A Workplace Restoration is an important step

A Workplace Restoration can help improve employee engagement and productivity following a significant negative workplace event, such as a harassment investigation.

Lately Michelle and I have been thinking about Workplace Restorations. If you live in Calgary, the first thing that may leap in your mind with the word restoration could be flood damage. I am sure there are many households in Southern Alberta watching the waterways and the precipitation forecasts this spring. The word restoration implies that things can be put back the way they were found. If you lost a basement of goods last summer, I am sure you have a visceral knowledge that you can’t put things back the way they were, even once the mud has been cleared.

Following a significant negative event in a workplace it becomes crucial in the workplace to redefine a plan for the future which integrates and restores. Like the damage following a flood, an event in the workplace can leave emotional scars. People need not only acknowledgement for past wrongs and experiences, they also benefit from being part of redefining a plan for the future. Too often following a harassment investigation, for example, remedies that address collateral damage of bystanders is missed.

A Workplace Restoration following a harassment investigation is a critical step in returning to a productive workplace.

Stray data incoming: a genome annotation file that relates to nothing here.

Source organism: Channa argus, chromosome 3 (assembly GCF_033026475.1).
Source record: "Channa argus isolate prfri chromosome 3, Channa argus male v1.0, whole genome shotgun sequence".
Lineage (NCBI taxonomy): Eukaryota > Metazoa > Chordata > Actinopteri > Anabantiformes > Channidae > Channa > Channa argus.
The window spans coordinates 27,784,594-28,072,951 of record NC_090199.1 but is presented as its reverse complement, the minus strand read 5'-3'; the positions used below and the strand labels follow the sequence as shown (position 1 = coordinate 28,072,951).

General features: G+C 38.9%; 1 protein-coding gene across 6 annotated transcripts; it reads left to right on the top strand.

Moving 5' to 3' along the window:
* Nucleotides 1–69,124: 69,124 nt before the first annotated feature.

A Workplace Restoration can be a significant help addressing collateral damage after a harassment investigation.

A Workplace Restoration is a process which provides a safe comfortable environment for all to express and explore their beliefs, concerns and hopes for a positive workplace future. Through a process with an impartial 3rd-party facilitator, they define their criteria for a positive working environment, and a detailed plan with specific actionable items. A Workplace Restoration can involve individual coaching in addition to large and small group facilitation. Training may be an important desired outcome from a restoration, and will be most effective if staff contribute to the training plan in the restoration process.

To read more about what you can do as a manager towards restoring the workplace, visit these resources from the Government of Canada.

Diversity & Inclusion: tear down the myths and discover your value proposition

I learned yesterday that I have been perpetuating some myths when it comes to diversity and inclusion, and I have a hunch you have too.  On Monday, I was lucky to participate in the first Calgary Diversity and Inclusion Un-Conference, hosted by the CIDI (Canadian Institute of Diversity and Inclusion).  And I learned a few things.

Apple and pear diversity... (la diversité des pommes et des poires)

For example, why do you think we not getting any traction in Canada with women in senior executive roles?  It isn’t, as I have naively thought, because women are making lifestyle choices.   Barbara Annis has done the research.  She was the plenary speaker on Monday morning, and you can learn more about her compelling research in her new book, Gender Intelligence.

And how do you influence change in your organization when you have limited apparent influence and authority? Sergeant Bill Dodd, from the Calgary Police Service shared his insights.  He has been successful strategically bringing in other perspectives through community boards.  I learned from him that you need deliberate, strategic feedback loops from your community.  And I also learned from Sergeant Dodd that one person can really  make a difference, and come away with some great stories too.